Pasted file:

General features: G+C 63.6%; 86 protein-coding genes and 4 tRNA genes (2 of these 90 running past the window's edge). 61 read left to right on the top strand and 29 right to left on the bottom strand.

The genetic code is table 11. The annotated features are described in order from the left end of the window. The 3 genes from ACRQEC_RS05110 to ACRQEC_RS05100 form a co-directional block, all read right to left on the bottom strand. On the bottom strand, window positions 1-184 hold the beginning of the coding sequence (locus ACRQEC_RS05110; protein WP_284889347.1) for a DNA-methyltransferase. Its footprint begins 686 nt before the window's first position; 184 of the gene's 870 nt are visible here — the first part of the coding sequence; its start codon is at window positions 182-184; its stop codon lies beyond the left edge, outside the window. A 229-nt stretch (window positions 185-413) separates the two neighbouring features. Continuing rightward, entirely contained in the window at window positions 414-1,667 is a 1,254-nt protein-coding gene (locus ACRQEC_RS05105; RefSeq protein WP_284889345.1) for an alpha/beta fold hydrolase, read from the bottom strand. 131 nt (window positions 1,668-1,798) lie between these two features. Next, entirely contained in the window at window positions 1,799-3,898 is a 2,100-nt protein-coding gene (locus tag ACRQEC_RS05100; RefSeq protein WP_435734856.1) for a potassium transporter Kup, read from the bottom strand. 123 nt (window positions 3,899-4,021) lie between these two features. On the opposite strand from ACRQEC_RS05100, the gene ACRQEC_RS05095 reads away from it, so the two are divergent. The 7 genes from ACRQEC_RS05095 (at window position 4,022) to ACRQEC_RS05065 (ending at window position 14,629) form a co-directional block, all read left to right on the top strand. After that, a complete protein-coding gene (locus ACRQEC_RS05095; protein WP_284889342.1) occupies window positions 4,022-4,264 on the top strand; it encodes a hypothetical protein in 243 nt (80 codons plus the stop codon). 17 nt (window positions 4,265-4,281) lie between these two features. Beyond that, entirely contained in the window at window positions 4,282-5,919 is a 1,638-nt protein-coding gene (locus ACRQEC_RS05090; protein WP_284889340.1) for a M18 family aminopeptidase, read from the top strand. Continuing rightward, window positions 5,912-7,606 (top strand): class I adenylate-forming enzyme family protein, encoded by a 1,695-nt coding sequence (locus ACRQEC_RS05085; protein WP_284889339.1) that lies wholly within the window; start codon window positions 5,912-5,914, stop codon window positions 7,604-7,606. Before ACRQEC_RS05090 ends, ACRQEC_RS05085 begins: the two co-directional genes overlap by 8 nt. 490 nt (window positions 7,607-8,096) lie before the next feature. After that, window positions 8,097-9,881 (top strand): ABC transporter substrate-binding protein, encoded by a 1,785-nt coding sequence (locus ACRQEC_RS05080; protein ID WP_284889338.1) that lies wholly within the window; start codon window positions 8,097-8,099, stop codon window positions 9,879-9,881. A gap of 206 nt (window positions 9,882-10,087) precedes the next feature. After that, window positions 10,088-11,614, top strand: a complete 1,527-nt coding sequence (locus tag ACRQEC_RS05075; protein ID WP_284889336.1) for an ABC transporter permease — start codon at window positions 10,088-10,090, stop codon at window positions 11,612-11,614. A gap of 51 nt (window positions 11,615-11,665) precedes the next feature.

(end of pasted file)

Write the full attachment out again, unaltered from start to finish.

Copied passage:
General features: G+C 63.6%; 86 protein-coding genes and 4 tRNA genes (2 of these 90 running past the window's edge). 61 read left to right on the top strand and 29 right to left on the bottom strand.

The genetic code is table 11. The annotated features are described in order from the left end of the window. The 3 genes from ACRQEC_RS05110 to ACRQEC_RS05100 form a co-directional block, all read right to left on the bottom strand. On the bottom strand, window positions 1-184 hold the beginning of the coding sequence (locus ACRQEC_RS05110; protein WP_284889347.1) for a DNA-methyltransferase. Its footprint begins 686 nt before the window's first position; 184 of the gene's 870 nt are visible here — the first part of the coding sequence; its start codon is at window positions 182-184; its stop codon lies beyond the left edge, outside the window. A 229-nt stretch (window positions 185-413) separates the two neighbouring features. Continuing rightward, entirely contained in the window at window positions 414-1,667 is a 1,254-nt protein-coding gene (locus ACRQEC_RS05105; RefSeq protein WP_284889345.1) for an alpha/beta fold hydrolase, read from the bottom strand. 131 nt (window positions 1,668-1,798) lie between these two features. Next, entirely contained in the window at window positions 1,799-3,898 is a 2,100-nt protein-coding gene (locus tag ACRQEC_RS05100; RefSeq protein WP_435734856.1) for a potassium transporter Kup, read from the bottom strand. 123 nt (window positions 3,899-4,021) lie between these two features. On the opposite strand from ACRQEC_RS05100, the gene ACRQEC_RS05095 reads away from it, so the two are divergent. The 7 genes from ACRQEC_RS05095 (at window position 4,022) to ACRQEC_RS05065 (ending at window position 14,629) form a co-directional block, all read left to right on the top strand. After that, a complete protein-coding gene (locus ACRQEC_RS05095; protein WP_284889342.1) occupies window positions 4,022-4,264 on the top strand; it encodes a hypothetical protein in 243 nt (80 codons plus the stop codon). 17 nt (window positions 4,265-4,281) lie between these two features. Beyond that, entirely contained in the window at window positions 4,282-5,919 is a 1,638-nt protein-coding gene (locus ACRQEC_RS05090; protein WP_284889340.1) for a M18 family aminopeptidase, read from the top strand. Continuing rightward, window positions 5,912-7,606 (top strand): class I adenylate-forming enzyme family protein, encoded by a 1,695-nt coding sequence (locus ACRQEC_RS05085; protein WP_284889339.1) that lies wholly within the window; start codon window positions 5,912-5,914, stop codon window positions 7,604-7,606. Before ACRQEC_RS05090 ends, ACRQEC_RS05085 begins: the two co-directional genes overlap by 8 nt. 490 nt (window positions 7,607-8,096) lie before the next feature. After that, window positions 8,097-9,881 (top strand): ABC transporter substrate-binding protein, encoded by a 1,785-nt coding sequence (locus ACRQEC_RS05080; protein ID WP_284889338.1) that lies wholly within the window; start codon window positions 8,097-8,099, stop codon window positions 9,879-9,881. A gap of 206 nt (window positions 9,882-10,087) precedes the next feature. After that, window positions 10,088-11,614, top strand: a complete 1,527-nt coding sequence (locus tag ACRQEC_RS05075; protein ID WP_284889336.1) for an ABC transporter permease — start codon at window positions 10,088-10,090, stop codon at window positions 11,612-11,614. A gap of 51 nt (window positions 11,615-11,665) precedes the next feature.